Take your time, it won’t be long now
Till you drag your feet to slow the circles down

And the seasons they go round and round
And the painted ponies go up and down
We’re captive on the carousel of time
We can’t return we can only look behind
From where we came
And go round and round and round
In the circle game

So the years spin by and now the boy is twenty
Though his dreams have lost some grandeur coming true
There’ll be new dreams, maybe better dreams and plenty
Before the last revolving year is through

And the seasons they go round and round
And the painted ponies go up and down
We’re captive on the carousel of time
We can’t return, we can only look behind
From where we came
And go round and round and round
In the circle game
And go round and round and round
In the circle game

Songwriters: Joni Mitchell, 1966

The Circle Game lyrics © Sony/ATV Music Publishing LLC, Crazy Crow Music / Siquomb Music Publishing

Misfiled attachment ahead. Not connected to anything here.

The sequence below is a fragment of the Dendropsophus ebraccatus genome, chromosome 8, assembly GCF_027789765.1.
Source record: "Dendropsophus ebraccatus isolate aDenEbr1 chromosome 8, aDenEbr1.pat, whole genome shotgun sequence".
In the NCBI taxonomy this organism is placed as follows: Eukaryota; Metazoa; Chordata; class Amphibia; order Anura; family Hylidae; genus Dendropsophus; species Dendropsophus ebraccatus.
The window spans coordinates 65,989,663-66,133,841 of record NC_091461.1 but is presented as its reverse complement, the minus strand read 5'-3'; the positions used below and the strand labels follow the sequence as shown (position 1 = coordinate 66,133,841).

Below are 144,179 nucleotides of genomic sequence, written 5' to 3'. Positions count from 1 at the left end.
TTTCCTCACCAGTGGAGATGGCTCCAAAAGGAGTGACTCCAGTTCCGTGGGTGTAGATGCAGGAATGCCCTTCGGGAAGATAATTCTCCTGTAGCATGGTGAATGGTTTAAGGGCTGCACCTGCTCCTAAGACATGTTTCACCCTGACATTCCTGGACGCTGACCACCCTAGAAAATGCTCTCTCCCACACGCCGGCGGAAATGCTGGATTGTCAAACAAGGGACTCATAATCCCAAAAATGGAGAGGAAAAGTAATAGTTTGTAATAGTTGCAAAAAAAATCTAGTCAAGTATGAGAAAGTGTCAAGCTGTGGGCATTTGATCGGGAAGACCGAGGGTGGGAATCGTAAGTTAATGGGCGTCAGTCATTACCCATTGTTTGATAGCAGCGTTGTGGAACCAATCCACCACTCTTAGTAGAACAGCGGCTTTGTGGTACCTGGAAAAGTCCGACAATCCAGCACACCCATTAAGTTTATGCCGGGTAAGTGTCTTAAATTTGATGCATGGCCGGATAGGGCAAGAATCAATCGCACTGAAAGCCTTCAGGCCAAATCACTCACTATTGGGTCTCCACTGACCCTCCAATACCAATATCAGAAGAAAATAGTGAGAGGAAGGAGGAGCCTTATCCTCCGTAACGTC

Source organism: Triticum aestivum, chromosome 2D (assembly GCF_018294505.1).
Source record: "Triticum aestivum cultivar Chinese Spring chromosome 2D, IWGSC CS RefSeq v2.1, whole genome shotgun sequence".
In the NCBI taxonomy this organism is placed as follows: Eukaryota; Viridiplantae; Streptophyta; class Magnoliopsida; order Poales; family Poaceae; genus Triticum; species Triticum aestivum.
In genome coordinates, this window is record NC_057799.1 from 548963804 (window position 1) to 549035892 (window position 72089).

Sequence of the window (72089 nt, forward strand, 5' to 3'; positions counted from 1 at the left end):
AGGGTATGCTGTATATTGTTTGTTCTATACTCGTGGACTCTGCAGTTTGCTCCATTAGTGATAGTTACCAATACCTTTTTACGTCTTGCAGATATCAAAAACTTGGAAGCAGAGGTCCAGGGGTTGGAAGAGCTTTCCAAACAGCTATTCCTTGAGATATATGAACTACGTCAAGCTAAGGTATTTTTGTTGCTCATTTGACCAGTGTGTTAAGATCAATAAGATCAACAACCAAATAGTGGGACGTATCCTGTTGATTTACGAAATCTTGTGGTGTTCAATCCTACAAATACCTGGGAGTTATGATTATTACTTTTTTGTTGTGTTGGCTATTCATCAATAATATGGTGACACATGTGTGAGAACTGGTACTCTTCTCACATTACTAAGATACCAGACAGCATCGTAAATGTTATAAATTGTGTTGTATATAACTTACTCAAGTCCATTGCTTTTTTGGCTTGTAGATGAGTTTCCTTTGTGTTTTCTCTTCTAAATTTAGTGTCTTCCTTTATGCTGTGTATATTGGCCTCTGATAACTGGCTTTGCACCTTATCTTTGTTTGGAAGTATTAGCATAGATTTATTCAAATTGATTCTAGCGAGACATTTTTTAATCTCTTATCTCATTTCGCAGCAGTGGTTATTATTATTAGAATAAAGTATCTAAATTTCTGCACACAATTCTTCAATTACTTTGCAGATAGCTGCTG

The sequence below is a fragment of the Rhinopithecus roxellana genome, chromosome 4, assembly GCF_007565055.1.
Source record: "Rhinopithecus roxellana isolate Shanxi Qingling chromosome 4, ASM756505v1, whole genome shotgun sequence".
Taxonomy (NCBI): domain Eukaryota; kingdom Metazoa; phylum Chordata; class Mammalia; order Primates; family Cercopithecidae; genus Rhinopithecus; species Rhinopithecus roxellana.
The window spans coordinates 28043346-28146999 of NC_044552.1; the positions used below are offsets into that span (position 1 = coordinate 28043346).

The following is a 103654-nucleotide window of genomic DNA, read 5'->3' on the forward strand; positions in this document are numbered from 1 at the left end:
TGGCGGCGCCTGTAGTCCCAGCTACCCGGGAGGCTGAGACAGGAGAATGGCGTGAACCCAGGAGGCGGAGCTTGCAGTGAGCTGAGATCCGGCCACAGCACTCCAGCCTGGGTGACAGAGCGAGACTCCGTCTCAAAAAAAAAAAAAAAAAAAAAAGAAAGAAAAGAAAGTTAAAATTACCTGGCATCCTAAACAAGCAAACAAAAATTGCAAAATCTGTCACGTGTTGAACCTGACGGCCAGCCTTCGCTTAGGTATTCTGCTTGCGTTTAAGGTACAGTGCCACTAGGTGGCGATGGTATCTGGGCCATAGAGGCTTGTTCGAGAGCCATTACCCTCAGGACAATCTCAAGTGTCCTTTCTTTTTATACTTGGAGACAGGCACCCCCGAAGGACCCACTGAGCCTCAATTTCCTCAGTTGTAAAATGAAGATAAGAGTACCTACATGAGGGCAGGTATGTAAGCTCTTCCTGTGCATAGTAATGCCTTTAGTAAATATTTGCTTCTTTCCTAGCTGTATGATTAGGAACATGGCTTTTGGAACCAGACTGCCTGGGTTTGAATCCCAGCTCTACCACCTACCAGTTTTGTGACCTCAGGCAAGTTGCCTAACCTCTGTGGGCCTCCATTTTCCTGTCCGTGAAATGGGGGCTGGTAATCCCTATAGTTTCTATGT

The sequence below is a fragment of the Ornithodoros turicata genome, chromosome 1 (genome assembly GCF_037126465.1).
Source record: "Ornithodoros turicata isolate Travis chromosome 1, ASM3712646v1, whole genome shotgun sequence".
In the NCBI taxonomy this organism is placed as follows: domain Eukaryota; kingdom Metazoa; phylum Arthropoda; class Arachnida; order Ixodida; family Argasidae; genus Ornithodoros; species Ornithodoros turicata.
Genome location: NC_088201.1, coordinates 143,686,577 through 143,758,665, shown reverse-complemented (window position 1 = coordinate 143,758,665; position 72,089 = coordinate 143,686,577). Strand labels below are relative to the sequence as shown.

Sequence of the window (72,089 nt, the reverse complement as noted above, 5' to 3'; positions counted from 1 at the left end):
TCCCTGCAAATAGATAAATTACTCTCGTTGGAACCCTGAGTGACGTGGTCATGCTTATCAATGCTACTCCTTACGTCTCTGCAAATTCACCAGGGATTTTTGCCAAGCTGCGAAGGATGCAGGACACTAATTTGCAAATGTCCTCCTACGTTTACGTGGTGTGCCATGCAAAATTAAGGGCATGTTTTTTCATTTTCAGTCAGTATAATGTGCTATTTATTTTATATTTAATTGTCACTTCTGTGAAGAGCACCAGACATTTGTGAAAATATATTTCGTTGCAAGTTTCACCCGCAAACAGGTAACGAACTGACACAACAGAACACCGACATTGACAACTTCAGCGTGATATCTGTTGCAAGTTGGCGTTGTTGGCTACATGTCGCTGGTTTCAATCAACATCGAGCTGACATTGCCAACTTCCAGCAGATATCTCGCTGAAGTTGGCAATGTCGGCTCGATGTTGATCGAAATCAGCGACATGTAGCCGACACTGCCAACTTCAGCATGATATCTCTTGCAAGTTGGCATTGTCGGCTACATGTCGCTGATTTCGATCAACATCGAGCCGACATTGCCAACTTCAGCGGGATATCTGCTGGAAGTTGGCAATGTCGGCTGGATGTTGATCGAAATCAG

“F” word #2 – Fear

The following article was written by one of the co-founders of The Grief Recovery Method (GRM), Russell Friedman, on September 17, 1993.  You can find this article on GRM’s blog.   This is the second of three articles he wrote.  They will be posted here on the next few Saturdays.

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In our post dated April 14, Russell explored the impact that lack of forgiveness might have on our hearts, our minds, and our bodies. In this one he focuses on our emotional microscope on the possible consequences of using FEAR to guide our recovery from significant emotional loss.

Retained FEAR is cumulative and cumulatively negative. If the griever does not feel safe enough to communicate about their fears, then the fears themselves appear to be real and begin to define and limit the griever. In a play on that old phrase, “you are what you eat” and “you create what you fear.”

Fear is one of the most normal emotional responses to loss. The fear of the unknown, the fear of the unfamiliar, and the fear of adapting to a dramatic change in all of our familiar habits, behaviors, and feelings.